East Point politician and businessman Mike Herring has set up an exploratory committee to potentially seek Georgia’s 13th Congressional District seat in the U.S. House.
Herring is an Atlanta native long involved in local politics, and he originally planned to run for East Point City Council.
“Right now, there seems to be an intent to criminalize LGBTQ Americans and an attempt to erase Black history, in Florida and other places,” Herring said. “[There’s an attempt] to take away important parts of our culture, and I can’t be a casual observer. I thought, ‘What can I do?’”
This was when he decided to set up the exploratory committee, which politicians commonly use to determine if there is organic support for them before officially deciding to launch a campaign.
Democrat David Scott has occupied the 13th District seat since 2003, continuously winning over voters in the heavily Democratic district. Herring sees the Democratic party as a unified party with minor differences and holds Scott in high regard.
“He has served long and done remarkable things,” he said.
He is considering running to be part of the conversation and to make a difference, not because he is displeased with Scott.
Herring has a history in politics, advocating for voting rights, serving as a member of the East Point Cultural Enrichment Commission from 2010 to 2015, and serving as the first chair and commissioner of the East Point Utility Board from 2016 to 2020.
“I have written articles … and recorded voiceovers as a syndicated radio DJ in support of Amendment 4 in Florida, which restored voting rights for returning citizens,” Herring said. “The Amendment became law in Florida after a successful ballot initiative in 2018, but Governor Ron DeSantis and the GOP-led legislature eventually watered it down and basically nullified the law. Prohibitions on voting have a negative impact on Black communities, reducing overall group political influence.… There is not enough effort to reintegrate people who have been convicted. When a person does time and comes back to restrictions on voting and employment … they often come back to the same situation with no opportunity. We must change that dynamic to reduce crime.”
On the Cultural Enrichment Commission, Herring called upon his experience as a music professional to advocate for art programs and music workshops. On the utility board, he took part in robust discussions about lowering the cost of utilities for both homeowners and business owners. He also called out the City of East Point’s spending habits when $1 million was allocated for concerts while there were unfinished infrastructure projects and seniors in need.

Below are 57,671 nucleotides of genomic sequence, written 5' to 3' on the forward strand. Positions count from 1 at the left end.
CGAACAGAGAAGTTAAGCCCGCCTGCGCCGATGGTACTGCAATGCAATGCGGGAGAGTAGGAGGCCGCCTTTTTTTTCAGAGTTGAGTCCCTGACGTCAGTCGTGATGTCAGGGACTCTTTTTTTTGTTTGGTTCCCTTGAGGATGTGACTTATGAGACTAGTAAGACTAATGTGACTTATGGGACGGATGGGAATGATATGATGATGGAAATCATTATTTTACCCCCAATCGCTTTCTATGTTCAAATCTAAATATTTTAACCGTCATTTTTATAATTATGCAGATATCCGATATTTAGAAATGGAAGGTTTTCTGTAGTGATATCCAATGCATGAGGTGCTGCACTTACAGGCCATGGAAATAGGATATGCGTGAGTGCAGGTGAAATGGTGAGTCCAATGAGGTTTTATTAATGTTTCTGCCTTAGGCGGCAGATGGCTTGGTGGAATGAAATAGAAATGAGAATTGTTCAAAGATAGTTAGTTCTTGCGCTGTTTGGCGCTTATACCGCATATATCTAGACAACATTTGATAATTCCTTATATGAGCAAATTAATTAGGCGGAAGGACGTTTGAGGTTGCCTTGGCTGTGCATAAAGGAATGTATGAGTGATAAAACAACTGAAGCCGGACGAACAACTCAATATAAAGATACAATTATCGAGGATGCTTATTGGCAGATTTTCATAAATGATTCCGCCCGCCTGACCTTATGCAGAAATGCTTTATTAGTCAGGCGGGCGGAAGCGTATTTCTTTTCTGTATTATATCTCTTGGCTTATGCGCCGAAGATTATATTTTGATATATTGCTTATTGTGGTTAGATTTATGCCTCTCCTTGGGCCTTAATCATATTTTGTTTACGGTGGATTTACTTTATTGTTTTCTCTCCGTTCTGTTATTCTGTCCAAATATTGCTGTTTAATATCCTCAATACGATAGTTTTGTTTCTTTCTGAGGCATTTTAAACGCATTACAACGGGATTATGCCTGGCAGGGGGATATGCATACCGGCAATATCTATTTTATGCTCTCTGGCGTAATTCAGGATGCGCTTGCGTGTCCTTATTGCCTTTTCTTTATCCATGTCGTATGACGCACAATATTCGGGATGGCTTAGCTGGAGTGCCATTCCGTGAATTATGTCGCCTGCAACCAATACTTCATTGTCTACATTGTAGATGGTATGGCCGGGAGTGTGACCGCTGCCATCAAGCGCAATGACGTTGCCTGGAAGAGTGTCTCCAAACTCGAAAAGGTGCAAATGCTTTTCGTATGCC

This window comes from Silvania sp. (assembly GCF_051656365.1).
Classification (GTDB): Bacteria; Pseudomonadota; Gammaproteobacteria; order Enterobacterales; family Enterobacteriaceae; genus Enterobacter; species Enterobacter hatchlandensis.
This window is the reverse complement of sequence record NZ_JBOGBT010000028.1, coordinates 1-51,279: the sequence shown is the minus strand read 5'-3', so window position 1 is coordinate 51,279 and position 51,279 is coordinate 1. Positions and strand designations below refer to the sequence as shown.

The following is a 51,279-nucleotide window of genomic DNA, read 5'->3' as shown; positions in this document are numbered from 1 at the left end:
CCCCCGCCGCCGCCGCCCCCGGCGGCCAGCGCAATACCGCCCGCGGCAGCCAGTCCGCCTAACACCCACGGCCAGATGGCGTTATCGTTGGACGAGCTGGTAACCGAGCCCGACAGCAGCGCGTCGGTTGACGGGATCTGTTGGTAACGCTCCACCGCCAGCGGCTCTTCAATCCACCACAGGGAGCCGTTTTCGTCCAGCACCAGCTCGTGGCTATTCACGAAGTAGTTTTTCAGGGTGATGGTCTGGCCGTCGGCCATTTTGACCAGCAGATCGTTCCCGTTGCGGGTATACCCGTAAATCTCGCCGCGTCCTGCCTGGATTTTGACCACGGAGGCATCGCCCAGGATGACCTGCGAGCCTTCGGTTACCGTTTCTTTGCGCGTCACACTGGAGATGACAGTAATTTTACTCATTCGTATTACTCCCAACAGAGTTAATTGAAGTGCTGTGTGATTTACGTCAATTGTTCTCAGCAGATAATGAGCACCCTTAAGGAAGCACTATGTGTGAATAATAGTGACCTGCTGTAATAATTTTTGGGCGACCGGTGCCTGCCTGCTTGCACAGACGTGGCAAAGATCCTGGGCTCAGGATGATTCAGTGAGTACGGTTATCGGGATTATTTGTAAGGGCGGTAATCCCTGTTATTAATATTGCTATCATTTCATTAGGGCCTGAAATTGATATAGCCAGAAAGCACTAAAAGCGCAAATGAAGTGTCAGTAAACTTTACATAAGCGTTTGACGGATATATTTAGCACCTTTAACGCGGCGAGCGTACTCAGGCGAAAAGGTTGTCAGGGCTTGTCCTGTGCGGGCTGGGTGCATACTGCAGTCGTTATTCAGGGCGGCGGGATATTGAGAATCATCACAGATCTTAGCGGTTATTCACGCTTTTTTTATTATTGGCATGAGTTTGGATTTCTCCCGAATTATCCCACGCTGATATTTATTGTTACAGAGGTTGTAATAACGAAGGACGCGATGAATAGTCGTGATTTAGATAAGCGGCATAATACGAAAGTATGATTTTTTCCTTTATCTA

Herring is known for sponsoring several events in the East Point community, including a free senior picnic on the first Saturday of each month. On August 19, he’ll be hosting the first of many quarterly giveaways for families in need, in which locals donate clothing and home furnishings to neighbors.
Also the sponsor of the upcoming East Point Pride on September 1, Herring is proud to showcase the first Pride event for people of color in recent East Point and Greenbriar history.
On a national level, Herring discussed taking on the gun lobby and combating the normalcy of gun violence in U.S. culture, as well as protecting reproductive rights, addressing the high rates of Black women who die during childbirth, and protecting teachers from right-wing attacks and employment shortages.
He is also an advocate for transparency in government and strongly believes in reforming the campaign finance system.
“We have a system in place where candidates can be funded by dark money and groups that don’t disclose their goals,” Herring said. “That’s a big problem because everyone spending a dollar in a political campaign has an expectation. If someone is giving $2 or $10 million to a campaign, they probably have a vested interest in the decisions you make. This goes against the founding principles of the United States. The money becomes a voter — an unregistered voter — that can impact the outcome. Money moves votes.”
In terms of nonpolitical experience, Herring has served as president and general manager of Greenbriar Marketplace since 2009. Herring said that managing the marketplace has taught him about the economics of household income and how budgets can affect the daily lives of citizens, knowledge which Herring plans to call on should he go on to run for office.
If Herring were to officially become a candidate and go on to win the race, he would become the first openly gay African American to hold a congressional seat in Georgia’s history.
“I think [being the first gay Black representative from Georgia] would mean that the sacrifices of my ancestors, the work they put in to ensure equality and increase opportunity, is being realized,” Herring said. “I’m here now as a businessperson, and I’m here because of people like Martin Luther King Jr. and Harvey Milk. … I give credit to people who came before me and made those sacrifices.”